I’ll tell you what, this Donald Sterling business is essentially just business.
Now is the time to leave if you were hoping for something positive to come from this post.
There’s heaps of aspects to discuss within a story such as this and my hope is to at least open some eyes to outrageousness we are still dealing with today.
If you’ve been living under a rock (or simply don’t care enough to find out) National Basketball Association franchise Los Angeles Clippers owner Donald Sterling has come under fire for comments he made in a recorded conversation with his girlfriend. Tapes have been released and the comments are more than disturbing.
A link to nine minutes of this conversation, if thats what we are calling it, can be found at tmz.com
Now getting back to my first line. This is essentially business as usual.
Sterling has owned this franchise since 1981 for $12.5 million. And up until just recently, Sterling ran the team with basically the most minimal amount of effort. While, the Clippers were the laughing stock of the NBA for quite some time, the joke was really on all of us.
Because, this man, Sterling was racking up shared revenue, TV money, etc, etc that go into owning a franchise regardless of success. Today, the Clippers valuation is nearly $600 million.
And as we see with most people in power, a lot of what they do that negatively affects those with less than them goes without any real consequence.
Exhibit A, Sterling made his money in real estate. In 2006, he was sued by the Department of Justice for not allowing blacks and Hispanics to rent his properties in LA. Oh fun addition, he didn’t want people with children there either, but that’s just one of those unsurprising facts that gets piled onto the stack. Essentially, Sterling didn’t rent to these peoples because they were not “desirable tenants.”
And this wasn’t his first go around with a case such as this. Only three years earlier in 2003, Sterling settled a similar case in which the terms were not disclosed it was released that Sterling paid $5 million alone for the plaintiff’s lawyer fees. And clearly $5 million plus whatever was paid in the full settlement was nothing more than a “cost” for Sterling as he continued his ways only three years later.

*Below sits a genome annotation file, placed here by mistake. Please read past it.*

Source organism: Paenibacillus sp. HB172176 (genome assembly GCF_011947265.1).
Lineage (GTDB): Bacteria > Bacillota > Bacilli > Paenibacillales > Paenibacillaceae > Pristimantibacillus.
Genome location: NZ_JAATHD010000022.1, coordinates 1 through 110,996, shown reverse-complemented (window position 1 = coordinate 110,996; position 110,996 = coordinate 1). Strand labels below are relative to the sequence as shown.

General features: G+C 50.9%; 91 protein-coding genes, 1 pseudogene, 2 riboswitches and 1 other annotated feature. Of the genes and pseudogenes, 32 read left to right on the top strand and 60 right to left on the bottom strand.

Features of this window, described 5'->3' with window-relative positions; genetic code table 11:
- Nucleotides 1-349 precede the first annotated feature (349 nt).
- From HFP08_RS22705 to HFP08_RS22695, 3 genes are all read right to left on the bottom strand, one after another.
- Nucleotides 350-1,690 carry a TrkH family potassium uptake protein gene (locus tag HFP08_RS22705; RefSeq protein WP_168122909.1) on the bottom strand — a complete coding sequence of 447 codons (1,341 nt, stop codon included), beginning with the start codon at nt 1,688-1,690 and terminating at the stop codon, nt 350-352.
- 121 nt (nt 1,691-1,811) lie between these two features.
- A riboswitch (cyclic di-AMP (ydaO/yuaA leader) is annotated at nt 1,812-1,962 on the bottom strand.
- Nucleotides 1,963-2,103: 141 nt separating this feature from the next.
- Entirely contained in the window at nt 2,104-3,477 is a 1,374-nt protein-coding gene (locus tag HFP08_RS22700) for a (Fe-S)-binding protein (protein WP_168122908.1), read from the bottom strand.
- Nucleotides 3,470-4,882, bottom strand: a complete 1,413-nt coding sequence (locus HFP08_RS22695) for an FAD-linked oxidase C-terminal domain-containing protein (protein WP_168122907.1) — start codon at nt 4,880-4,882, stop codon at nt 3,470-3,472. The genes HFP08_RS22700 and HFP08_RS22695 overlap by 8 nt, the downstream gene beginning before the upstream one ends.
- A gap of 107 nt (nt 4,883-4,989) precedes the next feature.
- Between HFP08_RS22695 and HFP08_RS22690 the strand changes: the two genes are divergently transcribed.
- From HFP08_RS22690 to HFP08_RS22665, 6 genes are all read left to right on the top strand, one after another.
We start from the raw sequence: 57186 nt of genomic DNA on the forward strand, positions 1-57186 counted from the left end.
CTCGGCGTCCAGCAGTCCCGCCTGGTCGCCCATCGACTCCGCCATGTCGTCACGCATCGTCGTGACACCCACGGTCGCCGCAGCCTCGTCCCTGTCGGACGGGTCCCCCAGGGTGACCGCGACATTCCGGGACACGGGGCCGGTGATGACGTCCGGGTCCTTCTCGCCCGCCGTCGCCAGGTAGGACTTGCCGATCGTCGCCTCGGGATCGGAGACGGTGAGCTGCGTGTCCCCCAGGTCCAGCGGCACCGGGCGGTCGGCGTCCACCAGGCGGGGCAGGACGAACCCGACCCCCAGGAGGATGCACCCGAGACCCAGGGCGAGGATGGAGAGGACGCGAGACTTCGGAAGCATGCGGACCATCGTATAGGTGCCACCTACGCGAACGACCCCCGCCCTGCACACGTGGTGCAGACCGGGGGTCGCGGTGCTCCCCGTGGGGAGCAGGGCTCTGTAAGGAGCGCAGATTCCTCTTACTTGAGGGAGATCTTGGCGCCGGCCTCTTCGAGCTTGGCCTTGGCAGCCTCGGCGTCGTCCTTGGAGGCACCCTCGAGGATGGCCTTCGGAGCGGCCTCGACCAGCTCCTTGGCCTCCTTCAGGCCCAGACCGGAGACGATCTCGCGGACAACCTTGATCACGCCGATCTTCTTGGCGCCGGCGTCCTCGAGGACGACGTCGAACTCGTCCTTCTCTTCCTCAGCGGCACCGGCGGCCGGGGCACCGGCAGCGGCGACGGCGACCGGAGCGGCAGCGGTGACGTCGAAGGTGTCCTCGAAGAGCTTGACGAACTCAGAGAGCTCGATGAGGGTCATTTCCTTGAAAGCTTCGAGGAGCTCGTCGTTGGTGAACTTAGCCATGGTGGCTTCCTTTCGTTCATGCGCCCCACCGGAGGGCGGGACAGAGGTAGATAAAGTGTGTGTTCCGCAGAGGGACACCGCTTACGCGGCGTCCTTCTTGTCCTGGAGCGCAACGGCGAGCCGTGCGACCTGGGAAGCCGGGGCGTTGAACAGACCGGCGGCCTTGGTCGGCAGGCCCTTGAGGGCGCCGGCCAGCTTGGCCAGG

Back to the tape. If you’ve listened to it already, the most disturbing parts are of course his comments. But so quickly overlooked are the fact that this is a conversation he is having with a “girlfriend.” Hello, the dude is married. The rich part was his wife’s response to the comments on the tape. “I do not condone the comments made,” said Rochelle Sterling. Apparently, you’re cool with adultery though. Money, man.
Looking back to the NBA, the demographics show more than 70 percent are African American. One could argue, the millions he pays his athletes are just “costs” to run his plantation of a franchise. Baron Davis, retired NBA player, was a member of the Clippers only just four years ago and commented in a podcast for Grantland.com that Sterling would heckle him at games. “Yeah, he would call me a bastard,” said Davis. This kind of workplace harassment would lead to Davis questioning his love for the game. “I would be fine at shootaround and then I would see him come in…” said Davis.
As writer and TV host of ESPN Bomani Jones wrote in 2006 in his column concerning Sterling’s case, and apparent racism, “You gotta love racism, the only force in the world powerful enough to interfere with money-making.”
But even then, Sterling makes so much money, whilst others with the power to make change turned away. The general consensus was as long as its not messing with my money there’s nothing I need to do about it. So Sterling went unchecked.
Now we have a shot as a people, one that should seriously been done with all of this nonsense in 2014 to pressure those more affluent than us to make a change.
We have no place for a Donald Sterling.